For the description of baseline patient characteristics and in-hospital data according to cocaine consumption, continuous normally distributed variables are expressed as mean and standard deviation (SD) and compared using the Student’s two-tailed unpaired t-test. For categorical variables, results are presented as percentages and analysed using the Pearson chi-square test or Fisher’s exact test as appropriate. Continuous nonnormally distributed variables are expressed as medians and interquartile ranges (IQRs) and analysed using the Mann– Whitney U test. In the event of missing data, we fused n/N (number of patients with a characteristic/number of patients with available data) instead of an imputation procedure. A two-sided p-value less than 0.05 was considered statistically significant.
To correct for baseline imbalances, we analysed a propensity matched sample from the crude population. For the computation of the propensity score, age and sex were included in a nonparsimonious logistic regression with cocaine consumption as the dependent variable. Matching was performed in proportions of 1:5. The validity of logistic regression was assessed using the Hosmer-Lemeshow test. Propensity matching was performed using the package Matching in R.12 The IBM SPSS Statistics Version 25 (IBM Corp; Armonk, New York, USA) was used for other statistical analyses.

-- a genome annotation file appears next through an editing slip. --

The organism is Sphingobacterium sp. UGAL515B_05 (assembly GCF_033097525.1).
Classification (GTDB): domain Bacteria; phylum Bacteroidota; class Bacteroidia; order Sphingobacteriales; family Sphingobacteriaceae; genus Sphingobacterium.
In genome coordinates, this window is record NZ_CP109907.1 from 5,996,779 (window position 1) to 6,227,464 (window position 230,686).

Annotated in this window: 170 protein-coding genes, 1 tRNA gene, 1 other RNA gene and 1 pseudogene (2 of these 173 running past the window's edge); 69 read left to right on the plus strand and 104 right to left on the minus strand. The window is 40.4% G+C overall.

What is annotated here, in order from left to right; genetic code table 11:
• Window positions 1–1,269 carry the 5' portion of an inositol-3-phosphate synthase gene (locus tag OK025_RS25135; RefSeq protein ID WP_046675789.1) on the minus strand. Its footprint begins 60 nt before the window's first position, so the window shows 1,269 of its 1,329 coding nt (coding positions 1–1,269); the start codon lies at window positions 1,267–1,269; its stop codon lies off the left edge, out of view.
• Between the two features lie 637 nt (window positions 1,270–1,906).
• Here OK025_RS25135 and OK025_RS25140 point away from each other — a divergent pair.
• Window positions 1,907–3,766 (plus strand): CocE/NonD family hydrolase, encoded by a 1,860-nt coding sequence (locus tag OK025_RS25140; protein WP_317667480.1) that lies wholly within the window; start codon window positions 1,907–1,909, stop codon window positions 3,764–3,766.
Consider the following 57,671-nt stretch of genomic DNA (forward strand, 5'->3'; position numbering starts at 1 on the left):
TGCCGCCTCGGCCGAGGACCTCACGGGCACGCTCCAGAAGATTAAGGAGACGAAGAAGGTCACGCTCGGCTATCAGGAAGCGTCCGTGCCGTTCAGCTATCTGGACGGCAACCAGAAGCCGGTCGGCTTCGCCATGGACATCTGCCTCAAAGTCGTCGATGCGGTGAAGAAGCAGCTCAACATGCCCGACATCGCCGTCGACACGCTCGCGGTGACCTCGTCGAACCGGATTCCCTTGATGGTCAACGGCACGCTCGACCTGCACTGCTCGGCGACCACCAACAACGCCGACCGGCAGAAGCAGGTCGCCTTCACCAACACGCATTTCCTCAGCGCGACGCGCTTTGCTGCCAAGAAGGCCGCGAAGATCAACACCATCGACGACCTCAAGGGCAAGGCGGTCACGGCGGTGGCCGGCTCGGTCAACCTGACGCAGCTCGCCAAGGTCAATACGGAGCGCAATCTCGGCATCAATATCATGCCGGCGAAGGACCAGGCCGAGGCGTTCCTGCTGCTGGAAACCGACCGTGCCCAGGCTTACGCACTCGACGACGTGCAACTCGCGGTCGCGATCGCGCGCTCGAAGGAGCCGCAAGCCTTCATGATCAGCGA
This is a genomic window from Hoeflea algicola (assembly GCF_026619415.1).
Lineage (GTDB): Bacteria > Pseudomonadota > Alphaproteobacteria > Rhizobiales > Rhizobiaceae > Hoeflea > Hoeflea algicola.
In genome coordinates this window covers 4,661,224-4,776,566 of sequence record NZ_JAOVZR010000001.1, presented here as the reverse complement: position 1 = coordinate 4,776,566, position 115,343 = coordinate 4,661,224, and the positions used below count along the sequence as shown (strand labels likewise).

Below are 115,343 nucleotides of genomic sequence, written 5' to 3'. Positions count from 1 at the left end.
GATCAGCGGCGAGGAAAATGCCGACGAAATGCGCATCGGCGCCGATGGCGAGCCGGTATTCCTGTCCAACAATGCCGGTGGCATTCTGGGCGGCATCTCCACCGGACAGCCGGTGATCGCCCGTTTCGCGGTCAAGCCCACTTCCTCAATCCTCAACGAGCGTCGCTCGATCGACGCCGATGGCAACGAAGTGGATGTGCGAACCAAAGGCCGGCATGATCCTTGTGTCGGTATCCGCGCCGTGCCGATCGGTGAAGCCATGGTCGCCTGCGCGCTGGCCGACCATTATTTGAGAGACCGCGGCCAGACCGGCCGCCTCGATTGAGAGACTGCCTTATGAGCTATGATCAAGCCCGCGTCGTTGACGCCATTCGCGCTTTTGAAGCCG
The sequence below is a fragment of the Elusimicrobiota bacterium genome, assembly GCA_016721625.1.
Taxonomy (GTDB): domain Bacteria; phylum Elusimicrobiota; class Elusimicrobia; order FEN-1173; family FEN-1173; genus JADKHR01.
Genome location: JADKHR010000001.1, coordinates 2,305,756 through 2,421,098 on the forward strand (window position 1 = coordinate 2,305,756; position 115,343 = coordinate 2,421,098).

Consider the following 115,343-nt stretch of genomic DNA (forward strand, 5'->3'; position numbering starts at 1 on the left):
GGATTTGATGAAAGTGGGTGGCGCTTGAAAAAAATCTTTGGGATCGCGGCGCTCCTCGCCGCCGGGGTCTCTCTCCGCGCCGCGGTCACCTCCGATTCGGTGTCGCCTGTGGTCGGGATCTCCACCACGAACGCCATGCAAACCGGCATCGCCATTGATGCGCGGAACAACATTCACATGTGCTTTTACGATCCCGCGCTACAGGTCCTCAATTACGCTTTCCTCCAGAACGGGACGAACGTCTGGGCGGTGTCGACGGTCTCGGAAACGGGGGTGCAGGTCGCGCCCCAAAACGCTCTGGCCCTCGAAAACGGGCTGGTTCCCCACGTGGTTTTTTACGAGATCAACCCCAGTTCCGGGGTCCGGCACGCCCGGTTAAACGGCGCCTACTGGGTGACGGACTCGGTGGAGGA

A total of 20,981 patients with acute coronary syndromes were included in the AMIS Plus registry from 1 January 2007 to 31 December 2018. Information on cocaine consumption was available for 95.5% (n = 20,036) of patients. One hundred and ten (0.5%) self-declared regular cocaine consumption during hospitalisation. Figure 1 shows patient flow in the registry including both the non-matched and the matched population.
Figure 1
Flow-chart. ACS = acute coronary syndrome.

Patient characteristics

ACS patients reporting cocaine abuse (COC+) were significantly younger (46.4 ± 10.8 vs 66.4 ± 13.2 years, p <0.001) and almost exclusively males (94.6% vs 76.8%, p < 0.001) as compared with the AMIS Plus non-cocaine user population. In addition, self-reported alcohol consumption, smoking habits and family history for cardiovascular events were more frequent in cocaine-using patients. On the other hand, cocaine-using patients showed a lower incidence of traditional cardiovascular risk factors such as arterial hypertension, diabetes and obesity (table 1). They also had lower rates of a previous history of heart failure, peripheral vascular disease, cerebrovascular disease and cancer. Out-of-hospital cardiac arrest (11.8% vs 4.7%, p = 0.002) and STEMI (68.2% vs 54.7%, p = 0.007) were significantly more frequent in cocaine users compared with the remaining AMIS population. Acquired immunodeficiency syndrome was significantly more frequent in the cocaine group as compared with the remaining AMIS population (8.3% vs 0.1%, p <0.001).
Table 1
Baseline characteristics.
 AMIS plus populationCocaine abusersp-valuePropensity matched populationCocaine abusersp-value
n/N (%)19,926 (99.5)110 (0.5) 540108 
Female sex, (%)5413/19,926 (27.2)7/110 (6.4)<0.00134/540 (6.3)7/108 (6.5)1
Age in years, mean (SD)66.4 (13.2)46.4 (10.8)<0.00146.8 (10.3)46.8 (10.4)0.98
Resuscitation prior to admission n, (%)939/19,926 (4.7)13/110 (11.8)0.00239/540 (7.2)13/108 (12.0)0.12
STEMI, n (%)10891/19,926 (54.7)75/110 (68.2)0.007341/540 (63.1)73/108 (67.6)0.44
BMI (kg/m2)27.1 (4.8)25.8 (3.8)0.00227.7 (4.5)25.8 (3.8)<0.001
Risk factors      
– Family history, n (%)5288/16,329 (32.4)40/76 (52.6)<0.001195/487 (40.0)40/76 (52.6)0.045